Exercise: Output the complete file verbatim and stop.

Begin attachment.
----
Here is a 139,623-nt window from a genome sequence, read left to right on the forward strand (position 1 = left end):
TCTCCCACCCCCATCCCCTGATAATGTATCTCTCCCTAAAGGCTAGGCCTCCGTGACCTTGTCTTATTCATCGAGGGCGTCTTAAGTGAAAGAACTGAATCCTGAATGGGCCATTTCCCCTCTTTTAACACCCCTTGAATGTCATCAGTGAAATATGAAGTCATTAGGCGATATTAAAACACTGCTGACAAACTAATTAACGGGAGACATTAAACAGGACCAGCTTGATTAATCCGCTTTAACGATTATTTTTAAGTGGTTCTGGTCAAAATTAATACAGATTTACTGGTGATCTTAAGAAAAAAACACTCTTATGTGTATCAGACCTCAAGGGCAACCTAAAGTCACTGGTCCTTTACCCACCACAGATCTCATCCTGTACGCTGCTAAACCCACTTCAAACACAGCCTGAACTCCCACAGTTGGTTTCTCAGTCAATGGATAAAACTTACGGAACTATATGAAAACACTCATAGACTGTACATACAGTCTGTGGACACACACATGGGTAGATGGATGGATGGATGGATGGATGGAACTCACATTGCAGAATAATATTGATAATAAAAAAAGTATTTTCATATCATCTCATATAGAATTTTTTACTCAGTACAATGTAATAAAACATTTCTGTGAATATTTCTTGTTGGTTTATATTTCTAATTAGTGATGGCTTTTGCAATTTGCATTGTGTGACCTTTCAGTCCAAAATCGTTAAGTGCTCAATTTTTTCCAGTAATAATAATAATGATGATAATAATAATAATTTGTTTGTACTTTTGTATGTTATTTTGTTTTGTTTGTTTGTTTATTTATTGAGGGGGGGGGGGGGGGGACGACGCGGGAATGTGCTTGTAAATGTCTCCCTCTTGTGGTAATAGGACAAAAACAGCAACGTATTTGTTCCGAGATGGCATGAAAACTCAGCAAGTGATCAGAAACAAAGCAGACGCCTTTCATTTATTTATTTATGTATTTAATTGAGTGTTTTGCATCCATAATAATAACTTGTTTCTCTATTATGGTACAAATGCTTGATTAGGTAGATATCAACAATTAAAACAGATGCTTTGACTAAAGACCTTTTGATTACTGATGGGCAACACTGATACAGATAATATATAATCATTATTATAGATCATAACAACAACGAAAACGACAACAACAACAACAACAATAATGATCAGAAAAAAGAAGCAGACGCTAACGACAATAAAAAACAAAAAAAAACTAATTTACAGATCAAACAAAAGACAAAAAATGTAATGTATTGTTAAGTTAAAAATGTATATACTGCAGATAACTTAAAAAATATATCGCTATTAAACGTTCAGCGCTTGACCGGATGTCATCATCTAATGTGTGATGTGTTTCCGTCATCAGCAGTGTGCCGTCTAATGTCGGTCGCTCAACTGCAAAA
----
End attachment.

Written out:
Here is a 139,623-nt window from a genome sequence, read left to right on the forward strand (position 1 = left end):
TCTCCCACCCCCATCCCCTGATAATGTATCTCTCCCTAAAGGCTAGGCCTCCGTGACCTTGTCTTATTCATCGAGGGCGTCTTAAGTGAAAGAACTGAATCCTGAATGGGCCATTTCCCCTCTTTTAACACCCCTTGAATGTCATCAGTGAAATATGAAGTCATTAGGCGATATTAAAACACTGCTGACAAACTAATTAACGGGAGACATTAAACAGGACCAGCTTGATTAATCCGCTTTAACGATTATTTTTAAGTGGTTCTGGTCAAAATTAATACAGATTTACTGGTGATCTTAAGAAAAAAACACTCTTATGTGTATCAGACCTCAAGGGCAACCTAAAGTCACTGGTCCTTTACCCACCACAGATCTCATCCTGTACGCTGCTAAACCCACTTCAAACACAGCCTGAACTCCCACAGTTGGTTTCTCAGTCAATGGATAAAACTTACGGAACTATATGAAAACACTCATAGACTGTACATACAGTCTGTGGACACACACATGGGTAGATGGATGGATGGATGGATGGATGGAACTCACATTGCAGAATAATATTGATAATAAAAAAAGTATTTTCATATCATCTCATATAGAATTTTTTACTCAGTACAATGTAATAAAACATTTCTGTGAATATTTCTTGTTGGTTTATATTTCTAATTAGTGATGGCTTTTGCAATTTGCATTGTGTGACCTTTCAGTCCAAAATCGTTAAGTGCTCAATTTTTTCCAGTAATAATAATAATGATGATAATAATAATAATTTGTTTGTACTTTTGTATGTTATTTTGTTTTGTTTGTTTGTTTATTTATTGAGGGGGGGGGGGGGGGGACGACGCGGGAATGTGCTTGTAAATGTCTCCCTCTTGTGGTAATAGGACAAAAACAGCAACGTATTTGTTCCGAGATGGCATGAAAACTCAGCAAGTGATCAGAAACAAAGCAGACGCCTTTCATTTATTTATTTATGTATTTAATTGAGTGTTTTGCATCCATAATAATAACTTGTTTCTCTATTATGGTACAAATGCTTGATTAGGTAGATATCAACAATTAAAACAGATGCTTTGACTAAAGACCTTTTGATTACTGATGGGCAACACTGATACAGATAATATATAATCATTATTATAGATCATAACAACAACGAAAACGACAACAACAACAACAACAATAATGATCAGAAAAAAGAAGCAGACGCTAACGACAATAAAAAACAAAAAAAAACTAATTTACAGATCAAACAAAAGACAAAAAATGTAATGTATTGTTAAGTTAAAAATGTATATACTGCAGATAACTTAAAAAATATATCGCTATTAAACGTTCAGCGCTTGACCGGATGTCATCATCTAATGTGTGATGTGTTTCCGTCATCAGCAGTGTGCCGTCTAATGTCGGTCGCTCAACTGCAAAA